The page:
MANILA, Philippines (AP) — Thousands of villagers in the central Philippines, including those from a province devastated by a recent earthquake, were being evacuated Thursday as one of the most powerful typhoons globally this year approaches.
Typhoon Haiyan was already packing sustained winds of 215 kilometers (134 miles) per hour and ferocious gusts of 250 kph (155 mph), and could pick up strength over the Pacific Ocean before it slams into the eastern Philippine province of Eastern Samar on Friday, according to government forecasters.
The U.S. Navy's Joint Typhoon Warning Center in Hawaii said it was the strongest tropical cyclone in the world this year, although Cyclone Phailin, which hit eastern India on Oct. 12, packed winds of up to 222 kph (138 mph) and stronger gusts.
Governors and mayors were supervising the evacuation of thousands of residents away from landslide- and flood-prone communities in several provinces where the typhoon is expected to pass, said Eduardo del Rosario, head of the government's main disaster-response agency.
President Benigno Aquino III has ordered officials to aim for zero casualties, a goal often broken in an archipelago lashed by about 20 storms each year, most of them deadly and destructive. Haiyan is the 24th such storm to hit the Philippines this year.
Edgardo Chatto, the governor of Bohol island province in the central Philippines, where an earthquake last month killed more than 200 people, said that soldiers, police and rescue units were helping displaced residents, including thousands still in small tents, move to shelters. The typhoon was not forecast to directly hit Bohol but the province was still expected to be battered by strong wind and rain, government forecaster Jori Loiz said.
Army troops were helping transport food packs and other relief goods in hard-to-reach communities and rescue helicopters are on stand-by, the military said.
"My worst fear is that the eye of this typhoon will hit us. I hope we will be spared," Chatto told The Associated Press by telephone.
Haiyan was forecast to barrel through the country's central region Friday and Saturday before it blows toward the South China Sea on Sunday, heading toward Virtnam. It was not expected to hit the densely populated capital, Manila, in the north, Loiz said.
Red light camera tickets could become a thing of the past in Missouri. That's because of a state appeals court ruling Tuesday of this week.
The Eastern District court in St. Louis overturned it's own precedent when it found Ellisville's red light camera ordinance was in conflict with state law because the tickets are issued to the vehicle owner and not the driver.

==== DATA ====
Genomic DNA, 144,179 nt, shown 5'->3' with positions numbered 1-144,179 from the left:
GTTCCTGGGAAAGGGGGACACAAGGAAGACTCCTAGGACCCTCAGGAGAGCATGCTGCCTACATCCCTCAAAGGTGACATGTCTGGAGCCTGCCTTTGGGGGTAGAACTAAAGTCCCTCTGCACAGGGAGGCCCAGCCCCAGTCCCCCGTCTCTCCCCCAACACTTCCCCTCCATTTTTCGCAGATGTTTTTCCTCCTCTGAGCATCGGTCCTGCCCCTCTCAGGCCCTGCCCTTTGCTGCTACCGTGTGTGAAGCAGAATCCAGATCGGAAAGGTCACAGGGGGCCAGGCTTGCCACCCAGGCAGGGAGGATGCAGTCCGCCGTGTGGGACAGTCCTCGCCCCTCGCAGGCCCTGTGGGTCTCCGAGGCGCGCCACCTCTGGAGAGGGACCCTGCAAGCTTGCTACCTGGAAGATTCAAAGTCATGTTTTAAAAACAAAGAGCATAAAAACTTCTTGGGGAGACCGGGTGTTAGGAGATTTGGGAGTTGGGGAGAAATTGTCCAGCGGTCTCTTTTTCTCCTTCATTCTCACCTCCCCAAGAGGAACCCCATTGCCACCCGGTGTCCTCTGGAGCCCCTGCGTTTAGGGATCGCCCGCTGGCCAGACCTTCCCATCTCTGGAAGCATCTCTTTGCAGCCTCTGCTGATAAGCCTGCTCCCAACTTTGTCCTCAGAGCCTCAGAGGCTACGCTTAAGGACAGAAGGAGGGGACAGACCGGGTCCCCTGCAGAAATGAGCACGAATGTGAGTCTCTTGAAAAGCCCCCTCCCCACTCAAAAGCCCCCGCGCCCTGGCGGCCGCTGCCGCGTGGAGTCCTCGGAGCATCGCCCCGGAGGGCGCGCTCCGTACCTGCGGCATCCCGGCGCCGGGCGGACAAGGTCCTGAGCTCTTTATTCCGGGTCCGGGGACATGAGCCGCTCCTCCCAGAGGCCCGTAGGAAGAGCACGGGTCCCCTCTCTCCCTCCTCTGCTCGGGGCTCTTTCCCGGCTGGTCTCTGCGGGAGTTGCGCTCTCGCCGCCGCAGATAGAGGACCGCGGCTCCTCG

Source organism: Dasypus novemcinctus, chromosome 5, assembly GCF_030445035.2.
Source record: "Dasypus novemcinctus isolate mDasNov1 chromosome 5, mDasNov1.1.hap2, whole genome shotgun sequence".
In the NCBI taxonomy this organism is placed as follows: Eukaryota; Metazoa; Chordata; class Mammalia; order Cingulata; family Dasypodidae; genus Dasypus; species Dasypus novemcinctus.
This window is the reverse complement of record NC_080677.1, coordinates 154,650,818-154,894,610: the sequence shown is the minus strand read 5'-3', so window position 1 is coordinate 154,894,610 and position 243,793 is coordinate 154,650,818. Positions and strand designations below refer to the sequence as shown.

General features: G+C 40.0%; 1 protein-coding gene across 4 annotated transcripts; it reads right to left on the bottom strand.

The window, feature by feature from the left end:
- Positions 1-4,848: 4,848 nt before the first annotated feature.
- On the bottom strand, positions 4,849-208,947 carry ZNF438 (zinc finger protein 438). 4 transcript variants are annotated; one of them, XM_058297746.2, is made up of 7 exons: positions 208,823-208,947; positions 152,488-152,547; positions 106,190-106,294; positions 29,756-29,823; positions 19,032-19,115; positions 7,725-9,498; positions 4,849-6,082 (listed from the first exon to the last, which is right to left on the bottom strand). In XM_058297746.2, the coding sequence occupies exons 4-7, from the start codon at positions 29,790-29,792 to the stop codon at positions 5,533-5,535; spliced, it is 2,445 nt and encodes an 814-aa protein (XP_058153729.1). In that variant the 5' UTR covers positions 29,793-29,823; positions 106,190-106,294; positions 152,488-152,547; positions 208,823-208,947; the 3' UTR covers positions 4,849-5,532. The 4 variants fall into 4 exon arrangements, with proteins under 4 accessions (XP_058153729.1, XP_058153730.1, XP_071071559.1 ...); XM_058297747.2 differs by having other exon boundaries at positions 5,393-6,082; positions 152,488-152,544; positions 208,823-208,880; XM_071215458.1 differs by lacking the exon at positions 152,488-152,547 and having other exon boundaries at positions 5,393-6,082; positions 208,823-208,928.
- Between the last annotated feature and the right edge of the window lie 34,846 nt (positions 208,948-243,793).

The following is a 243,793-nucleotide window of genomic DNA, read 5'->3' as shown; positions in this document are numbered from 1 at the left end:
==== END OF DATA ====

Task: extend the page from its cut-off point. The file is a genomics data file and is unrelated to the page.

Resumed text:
Two years ago the court had upheld a similar Creve Coeur law, but now says that ruling is "no longer good law."
The Arizona-based company that operates the cameras in Ellisville and several other municipalities says it will appeal to the Missouri Supreme Court.
ST. LOUIS (AP) - The St. Louis Rams have postponed quarterback Sam Bradford's knee surgery, which had been scheduled for Tuesday, due to swelling.
Coach Jeff Fisher said Wednesday no new date has been set for the procedure to repair a torn left ACL, but anticipated it would be soon. The team previously announced the surgery would be done by Dr. James Andrews, who also operated on the quarterback's shoulder at Oklahoma.
Bradford has been exercising to strengthen the knee and quadriceps prior to surgery. He's also been on his feet a lot at practice and on game days.
Backup Kellen Clemens makes his third straight start Sunday at Indianapolis.
Almost before any work has begun, the renovation of the Gateway Arch grounds may have run into a four-month delay.
The $380 million plan was presented Wednesday to a National Park Service board that must approve the project. The St. Louis Post-Dispatch reports that the federal Development Advisory Board, refused to sign off on the plan because of what is essentially, a paperwork issue.
CityArchRiver 2015, the non-profit that's spearheading the renovation efforts refused to provide a series of agreements between it and the park service. CityArchRiver leaders say that's because the park hasn't signed a new deal with Metro to run the Arch trams, and thus guarantee that tram fees will be used to pay for much needed repairs to the tram systems.
Those contracts are reportedly in the pipeline and could be signed as soon as Thursday. But the Development Advisory Board doesn't meet again until March.